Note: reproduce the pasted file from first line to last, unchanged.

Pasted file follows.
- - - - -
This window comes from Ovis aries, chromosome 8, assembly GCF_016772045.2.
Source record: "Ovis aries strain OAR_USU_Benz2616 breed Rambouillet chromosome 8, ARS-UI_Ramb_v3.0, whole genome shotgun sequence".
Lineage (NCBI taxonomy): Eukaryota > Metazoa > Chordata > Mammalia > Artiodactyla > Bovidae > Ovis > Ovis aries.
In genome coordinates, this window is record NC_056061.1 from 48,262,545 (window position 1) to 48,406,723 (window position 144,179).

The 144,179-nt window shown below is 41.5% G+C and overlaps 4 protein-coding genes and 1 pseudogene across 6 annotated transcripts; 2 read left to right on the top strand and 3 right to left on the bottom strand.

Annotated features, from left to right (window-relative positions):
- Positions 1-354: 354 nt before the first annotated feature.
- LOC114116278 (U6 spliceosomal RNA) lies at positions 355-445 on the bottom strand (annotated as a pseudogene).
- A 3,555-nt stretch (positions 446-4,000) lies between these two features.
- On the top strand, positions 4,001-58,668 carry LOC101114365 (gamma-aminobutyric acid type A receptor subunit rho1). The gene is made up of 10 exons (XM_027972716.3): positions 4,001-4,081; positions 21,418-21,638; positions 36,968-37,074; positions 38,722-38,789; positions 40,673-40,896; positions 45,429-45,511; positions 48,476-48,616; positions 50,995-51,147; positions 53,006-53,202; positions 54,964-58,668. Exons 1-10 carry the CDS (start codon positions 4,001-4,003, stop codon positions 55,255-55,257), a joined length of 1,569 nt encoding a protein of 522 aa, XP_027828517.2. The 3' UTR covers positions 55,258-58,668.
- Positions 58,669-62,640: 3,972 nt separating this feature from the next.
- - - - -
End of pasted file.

This window comes from Ovis aries, chromosome 8, assembly GCF_016772045.2.
Source record: "Ovis aries strain OAR_USU_Benz2616 breed Rambouillet chromosome 8, ARS-UI_Ramb_v3.0, whole genome shotgun sequence".
Lineage (NCBI taxonomy): Eukaryota > Metazoa > Chordata > Mammalia > Artiodactyla > Bovidae > Ovis > Ovis aries.
In genome coordinates, this window is record NC_056061.1 from 48,262,545 (window position 1) to 48,406,723 (window position 144,179).

The 144,179-nt window shown below is 41.5% G+C and overlaps 4 protein-coding genes and 1 pseudogene across 6 annotated transcripts; 2 read left to right on the top strand and 3 right to left on the bottom strand.

Annotated features, from left to right (window-relative positions):
- Positions 1-354: 354 nt before the first annotated feature.
- LOC114116278 (U6 spliceosomal RNA) lies at positions 355-445 on the bottom strand (annotated as a pseudogene).
- A 3,555-nt stretch (positions 446-4,000) lies between these two features.
- On the top strand, positions 4,001-58,668 carry LOC101114365 (gamma-aminobutyric acid type A receptor subunit rho1). The gene is made up of 10 exons (XM_027972716.3): positions 4,001-4,081; positions 21,418-21,638; positions 36,968-37,074; positions 38,722-38,789; positions 40,673-40,896; positions 45,429-45,511; positions 48,476-48,616; positions 50,995-51,147; positions 53,006-53,202; positions 54,964-58,668. Exons 1-10 carry the CDS (start codon positions 4,001-4,003, stop codon positions 55,255-55,257), a joined length of 1,569 nt encoding a protein of 522 aa, XP_027828517.2. The 3' UTR covers positions 55,258-58,668.
- Positions 58,669-62,640: 3,972 nt separating this feature from the next.